Alzheimer’s disease is a type of dementia and is NOT a normal part of aging. It is a neurodegenerative disease, which means that it progressively gets worse over time. Once the disease damages the brain, it is very difficult to overcome the loss of memory and mental function. Early diagnosis and intervention is needed to improve quality of life and either slow or halt the course of the disease. Researchers are trying to understand the causes and early signs of Alzheimer’s disease.

The Wake Forest School of Medicine Alzheimer’s Disease Research Center (ADRC) focuses on research, education and potential treatments aimed at preventing or slowing Alzheimer’s disease. Our ADRC has a special focus on early intervention and understanding the role of disorders such as hypertension and diabetes in Alzheimer’s disease. We also work to increase clinical study enrollment of people who are at increased risk and not adequately represented in clinical research. The Center benefits our region by providing education to health professionals, researchers, clinical study participants and their families, and the community at large. 

Author Dan Gasby's Journey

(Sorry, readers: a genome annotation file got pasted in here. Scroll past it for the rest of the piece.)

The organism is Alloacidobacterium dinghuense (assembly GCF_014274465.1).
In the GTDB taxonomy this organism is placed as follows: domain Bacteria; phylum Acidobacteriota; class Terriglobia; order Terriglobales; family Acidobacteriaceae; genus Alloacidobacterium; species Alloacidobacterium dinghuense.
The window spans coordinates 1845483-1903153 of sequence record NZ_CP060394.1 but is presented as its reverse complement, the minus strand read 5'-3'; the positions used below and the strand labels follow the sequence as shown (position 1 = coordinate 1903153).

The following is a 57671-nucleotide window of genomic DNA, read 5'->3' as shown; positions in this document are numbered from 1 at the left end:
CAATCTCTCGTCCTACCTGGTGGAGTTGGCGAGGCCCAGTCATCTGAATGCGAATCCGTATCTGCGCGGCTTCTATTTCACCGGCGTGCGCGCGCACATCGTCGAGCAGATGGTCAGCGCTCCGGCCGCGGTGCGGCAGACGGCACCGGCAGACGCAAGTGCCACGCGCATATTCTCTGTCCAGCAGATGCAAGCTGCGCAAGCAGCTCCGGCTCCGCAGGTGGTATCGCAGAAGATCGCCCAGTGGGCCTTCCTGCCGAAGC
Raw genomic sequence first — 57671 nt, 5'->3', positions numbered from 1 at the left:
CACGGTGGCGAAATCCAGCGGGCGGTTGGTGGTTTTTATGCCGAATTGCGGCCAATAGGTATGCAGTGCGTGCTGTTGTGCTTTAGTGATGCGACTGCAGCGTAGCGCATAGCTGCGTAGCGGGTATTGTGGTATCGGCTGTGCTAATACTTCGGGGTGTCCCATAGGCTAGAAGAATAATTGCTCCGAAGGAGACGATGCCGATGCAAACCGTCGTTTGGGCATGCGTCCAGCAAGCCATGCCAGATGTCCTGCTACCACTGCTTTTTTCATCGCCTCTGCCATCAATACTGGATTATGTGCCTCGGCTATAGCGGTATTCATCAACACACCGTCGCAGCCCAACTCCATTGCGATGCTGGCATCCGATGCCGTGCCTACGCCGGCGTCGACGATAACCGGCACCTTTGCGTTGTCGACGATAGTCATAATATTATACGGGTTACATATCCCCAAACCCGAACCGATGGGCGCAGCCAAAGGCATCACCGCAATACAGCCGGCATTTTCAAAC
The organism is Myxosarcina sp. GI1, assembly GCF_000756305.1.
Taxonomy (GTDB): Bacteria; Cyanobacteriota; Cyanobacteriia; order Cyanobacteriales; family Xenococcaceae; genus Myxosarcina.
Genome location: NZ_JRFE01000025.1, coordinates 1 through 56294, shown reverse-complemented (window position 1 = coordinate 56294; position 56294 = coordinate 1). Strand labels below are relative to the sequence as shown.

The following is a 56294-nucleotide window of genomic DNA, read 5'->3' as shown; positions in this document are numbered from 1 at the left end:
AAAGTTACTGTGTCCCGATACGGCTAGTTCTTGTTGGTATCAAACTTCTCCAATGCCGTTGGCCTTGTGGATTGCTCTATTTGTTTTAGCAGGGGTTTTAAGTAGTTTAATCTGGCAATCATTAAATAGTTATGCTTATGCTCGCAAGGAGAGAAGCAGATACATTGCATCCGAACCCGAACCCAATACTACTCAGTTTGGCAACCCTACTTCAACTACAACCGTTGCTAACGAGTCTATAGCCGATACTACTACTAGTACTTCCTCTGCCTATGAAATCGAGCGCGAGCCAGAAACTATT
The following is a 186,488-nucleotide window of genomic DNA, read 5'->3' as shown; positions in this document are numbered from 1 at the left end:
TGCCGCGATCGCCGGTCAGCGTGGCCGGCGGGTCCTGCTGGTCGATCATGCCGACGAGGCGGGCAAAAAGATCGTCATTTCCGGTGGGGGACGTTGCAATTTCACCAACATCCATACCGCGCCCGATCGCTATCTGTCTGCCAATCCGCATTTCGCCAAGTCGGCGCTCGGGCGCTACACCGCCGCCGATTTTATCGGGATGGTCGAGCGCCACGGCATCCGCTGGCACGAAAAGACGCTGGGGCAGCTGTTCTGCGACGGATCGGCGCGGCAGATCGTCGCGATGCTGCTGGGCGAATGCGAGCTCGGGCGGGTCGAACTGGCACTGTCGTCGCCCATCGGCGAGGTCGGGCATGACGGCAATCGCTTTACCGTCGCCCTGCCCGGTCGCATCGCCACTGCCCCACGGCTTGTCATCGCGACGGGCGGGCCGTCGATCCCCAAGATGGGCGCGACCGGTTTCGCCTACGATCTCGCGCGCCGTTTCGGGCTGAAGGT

Watch Dan Gasby, author of Before I Forget, speak about Alzheimer's Disease and Wake Forest Baptist Health.

The Wake Forest ADRC was awarded by the National Institute of Aging in 2016, joining a national network of Centers of Excellence at leading academic institutions. The mission of this network is to promote translational research to prevent and treat Alzheimer’s disease and other late-life neurodegenerative disorders. Our ADRC has a special focus on understanding the role of vascular and metabolic contributions to Alzheimer’s disease and on enhancing participation of underserved populations who are at increased risk.

The goals of the ADRC are to:

  • Establish a comprehensive research infrastructure to identify the causes of Alzheimer’s disease and potential prevention or treatment of the disease.
  • Provide specialized resources to accelerate research into the role of metabolic and vascular factors in the causes of Alzheimer’s disease, while also encouraging research into the development of novel interventions.
  • Improve the recruitment of African-American adults in research and educational programs to better understand and treat the causes underlying the increased risk of Alzheimer’s disease and dementia in the African-American population.
  • Provide education regarding Alzheimer’s disease and related dementias to health professionals, researchers, patients and their families and the community at large.